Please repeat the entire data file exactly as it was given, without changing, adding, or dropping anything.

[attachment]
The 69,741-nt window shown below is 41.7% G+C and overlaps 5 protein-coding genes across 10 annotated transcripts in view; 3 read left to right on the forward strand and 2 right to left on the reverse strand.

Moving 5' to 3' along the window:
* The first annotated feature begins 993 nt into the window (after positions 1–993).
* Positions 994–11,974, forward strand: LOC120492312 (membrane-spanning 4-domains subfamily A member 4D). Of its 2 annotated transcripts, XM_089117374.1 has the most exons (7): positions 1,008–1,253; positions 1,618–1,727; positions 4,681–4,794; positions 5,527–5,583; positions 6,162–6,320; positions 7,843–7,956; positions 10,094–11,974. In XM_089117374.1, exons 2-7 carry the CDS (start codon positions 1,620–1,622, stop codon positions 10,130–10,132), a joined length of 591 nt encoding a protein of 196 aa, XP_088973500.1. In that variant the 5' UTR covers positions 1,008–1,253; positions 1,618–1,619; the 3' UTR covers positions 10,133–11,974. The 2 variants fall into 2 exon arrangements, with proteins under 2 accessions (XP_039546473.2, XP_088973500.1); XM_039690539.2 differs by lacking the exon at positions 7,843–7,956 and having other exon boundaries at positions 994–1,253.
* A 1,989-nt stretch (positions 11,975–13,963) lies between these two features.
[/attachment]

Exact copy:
The 69,741-nt window shown below is 41.7% G+C and overlaps 5 protein-coding genes across 10 annotated transcripts in view; 3 read left to right on the forward strand and 2 right to left on the reverse strand.

Moving 5' to 3' along the window:
* The first annotated feature begins 993 nt into the window (after positions 1–993).
* Positions 994–11,974, forward strand: LOC120492312 (membrane-spanning 4-domains subfamily A member 4D). Of its 2 annotated transcripts, XM_089117374.1 has the most exons (7): positions 1,008–1,253; positions 1,618–1,727; positions 4,681–4,794; positions 5,527–5,583; positions 6,162–6,320; positions 7,843–7,956; positions 10,094–11,974. In XM_089117374.1, exons 2-7 carry the CDS (start codon positions 1,620–1,622, stop codon positions 10,130–10,132), a joined length of 591 nt encoding a protein of 196 aa, XP_088973500.1. In that variant the 5' UTR covers positions 1,008–1,253; positions 1,618–1,619; the 3' UTR covers positions 10,133–11,974. The 2 variants fall into 2 exon arrangements, with proteins under 2 accessions (XP_039546473.2, XP_088973500.1); XM_039690539.2 differs by lacking the exon at positions 7,843–7,956 and having other exon boundaries at positions 994–1,253.
* A 1,989-nt stretch (positions 11,975–13,963) lies between these two features.